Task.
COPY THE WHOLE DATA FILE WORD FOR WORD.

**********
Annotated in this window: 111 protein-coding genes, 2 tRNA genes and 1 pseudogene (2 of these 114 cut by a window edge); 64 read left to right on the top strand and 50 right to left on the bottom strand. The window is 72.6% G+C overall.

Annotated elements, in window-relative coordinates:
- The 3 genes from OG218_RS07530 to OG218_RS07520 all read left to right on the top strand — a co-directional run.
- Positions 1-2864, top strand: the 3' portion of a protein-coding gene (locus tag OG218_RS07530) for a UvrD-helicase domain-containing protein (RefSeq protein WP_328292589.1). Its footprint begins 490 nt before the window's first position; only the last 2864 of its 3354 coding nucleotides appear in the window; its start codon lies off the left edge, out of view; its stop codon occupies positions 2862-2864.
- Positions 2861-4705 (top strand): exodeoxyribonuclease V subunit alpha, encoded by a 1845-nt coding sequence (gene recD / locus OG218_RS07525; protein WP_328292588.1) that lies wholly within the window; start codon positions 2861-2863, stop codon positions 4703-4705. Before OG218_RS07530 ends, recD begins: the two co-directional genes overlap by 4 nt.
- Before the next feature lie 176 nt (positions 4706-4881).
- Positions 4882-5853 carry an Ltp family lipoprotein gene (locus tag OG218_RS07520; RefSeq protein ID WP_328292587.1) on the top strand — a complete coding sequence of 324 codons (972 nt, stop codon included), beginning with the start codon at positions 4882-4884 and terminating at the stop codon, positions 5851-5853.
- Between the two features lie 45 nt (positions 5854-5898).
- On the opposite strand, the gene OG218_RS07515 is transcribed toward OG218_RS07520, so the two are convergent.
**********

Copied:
Annotated in this window: 111 protein-coding genes, 2 tRNA genes and 1 pseudogene (2 of these 114 cut by a window edge); 64 read left to right on the top strand and 50 right to left on the bottom strand. The window is 72.6% G+C overall.

Annotated elements, in window-relative coordinates:
- The 3 genes from OG218_RS07530 to OG218_RS07520 all read left to right on the top strand — a co-directional run.
- Positions 1-2864, top strand: the 3' portion of a protein-coding gene (locus tag OG218_RS07530) for a UvrD-helicase domain-containing protein (RefSeq protein WP_328292589.1). Its footprint begins 490 nt before the window's first position; only the last 2864 of its 3354 coding nucleotides appear in the window; its start codon lies off the left edge, out of view; its stop codon occupies positions 2862-2864.
- Positions 2861-4705 (top strand): exodeoxyribonuclease V subunit alpha, encoded by a 1845-nt coding sequence (gene recD / locus OG218_RS07525; protein WP_328292588.1) that lies wholly within the window; start codon positions 2861-2863, stop codon positions 4703-4705. Before OG218_RS07530 ends, recD begins: the two co-directional genes overlap by 4 nt.
- Before the next feature lie 176 nt (positions 4706-4881).
- Positions 4882-5853 carry an Ltp family lipoprotein gene (locus tag OG218_RS07520; RefSeq protein ID WP_328292587.1) on the top strand — a complete coding sequence of 324 codons (972 nt, stop codon included), beginning with the start codon at positions 4882-4884 and terminating at the stop codon, positions 5851-5853.
- Between the two features lie 45 nt (positions 5854-5898).
- On the opposite strand, the gene OG218_RS07515 is transcribed toward OG218_RS07520, so the two are convergent.